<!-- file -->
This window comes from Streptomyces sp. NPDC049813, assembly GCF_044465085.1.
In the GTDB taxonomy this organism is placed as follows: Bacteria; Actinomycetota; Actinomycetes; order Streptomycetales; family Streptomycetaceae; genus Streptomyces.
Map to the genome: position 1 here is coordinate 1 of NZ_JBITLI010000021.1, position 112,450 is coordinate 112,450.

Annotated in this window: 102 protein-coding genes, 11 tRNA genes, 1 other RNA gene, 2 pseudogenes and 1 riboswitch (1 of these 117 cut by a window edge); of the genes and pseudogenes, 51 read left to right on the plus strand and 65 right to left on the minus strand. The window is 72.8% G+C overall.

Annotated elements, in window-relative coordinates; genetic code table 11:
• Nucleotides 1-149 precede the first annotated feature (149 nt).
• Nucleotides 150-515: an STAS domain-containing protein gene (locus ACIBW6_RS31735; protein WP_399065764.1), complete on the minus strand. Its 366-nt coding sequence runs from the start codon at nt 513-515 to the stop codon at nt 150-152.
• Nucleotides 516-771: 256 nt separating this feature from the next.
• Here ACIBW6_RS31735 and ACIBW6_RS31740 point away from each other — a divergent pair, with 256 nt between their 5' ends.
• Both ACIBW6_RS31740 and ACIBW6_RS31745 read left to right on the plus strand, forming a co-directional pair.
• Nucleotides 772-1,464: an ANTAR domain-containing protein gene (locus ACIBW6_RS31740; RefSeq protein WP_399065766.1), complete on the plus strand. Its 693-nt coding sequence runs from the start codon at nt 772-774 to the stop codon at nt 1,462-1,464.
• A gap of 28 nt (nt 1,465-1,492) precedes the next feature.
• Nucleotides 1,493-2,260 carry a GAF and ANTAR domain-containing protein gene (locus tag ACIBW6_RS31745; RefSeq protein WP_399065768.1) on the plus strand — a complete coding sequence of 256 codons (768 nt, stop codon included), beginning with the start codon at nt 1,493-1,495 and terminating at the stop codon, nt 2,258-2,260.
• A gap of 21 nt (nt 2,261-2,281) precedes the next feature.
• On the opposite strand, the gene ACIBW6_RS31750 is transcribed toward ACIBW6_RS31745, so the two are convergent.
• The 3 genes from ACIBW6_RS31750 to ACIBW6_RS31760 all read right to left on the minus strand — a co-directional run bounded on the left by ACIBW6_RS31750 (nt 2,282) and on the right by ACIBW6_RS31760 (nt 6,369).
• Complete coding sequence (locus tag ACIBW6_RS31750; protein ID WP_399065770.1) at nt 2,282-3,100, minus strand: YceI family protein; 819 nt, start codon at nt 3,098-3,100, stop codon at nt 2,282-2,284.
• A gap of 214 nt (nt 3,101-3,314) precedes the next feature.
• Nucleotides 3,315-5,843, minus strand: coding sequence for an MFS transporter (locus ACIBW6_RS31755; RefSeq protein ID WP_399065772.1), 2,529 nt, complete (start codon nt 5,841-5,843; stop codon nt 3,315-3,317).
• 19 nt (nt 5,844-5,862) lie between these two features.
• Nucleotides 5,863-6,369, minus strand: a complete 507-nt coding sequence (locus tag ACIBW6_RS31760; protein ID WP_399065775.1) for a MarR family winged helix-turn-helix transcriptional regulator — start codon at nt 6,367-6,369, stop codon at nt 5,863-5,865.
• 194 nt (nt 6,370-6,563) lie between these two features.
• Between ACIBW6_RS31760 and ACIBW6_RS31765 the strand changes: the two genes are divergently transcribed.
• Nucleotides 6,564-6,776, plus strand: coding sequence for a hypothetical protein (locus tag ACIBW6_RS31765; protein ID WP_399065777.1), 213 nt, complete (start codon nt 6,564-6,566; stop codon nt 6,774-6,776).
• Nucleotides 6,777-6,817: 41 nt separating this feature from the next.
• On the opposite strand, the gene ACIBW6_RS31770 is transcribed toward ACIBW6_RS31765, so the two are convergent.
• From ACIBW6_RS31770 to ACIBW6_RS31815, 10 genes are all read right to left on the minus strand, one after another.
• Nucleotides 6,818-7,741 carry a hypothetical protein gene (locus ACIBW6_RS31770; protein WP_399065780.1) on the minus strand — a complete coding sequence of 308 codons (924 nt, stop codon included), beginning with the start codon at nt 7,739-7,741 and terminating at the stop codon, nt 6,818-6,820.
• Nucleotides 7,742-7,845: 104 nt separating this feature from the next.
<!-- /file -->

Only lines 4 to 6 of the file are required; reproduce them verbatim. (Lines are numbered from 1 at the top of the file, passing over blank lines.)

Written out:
Annotated in this window: 102 protein-coding genes, 11 tRNA genes, 1 other RNA gene, 2 pseudogenes and 1 riboswitch (1 of these 117 cut by a window edge); of the genes and pseudogenes, 51 read left to right on the plus strand and 65 right to left on the minus strand. The window is 72.8% G+C overall.

Annotated elements, in window-relative coordinates; genetic code table 11:
• Nucleotides 1-149 precede the first annotated feature (149 nt).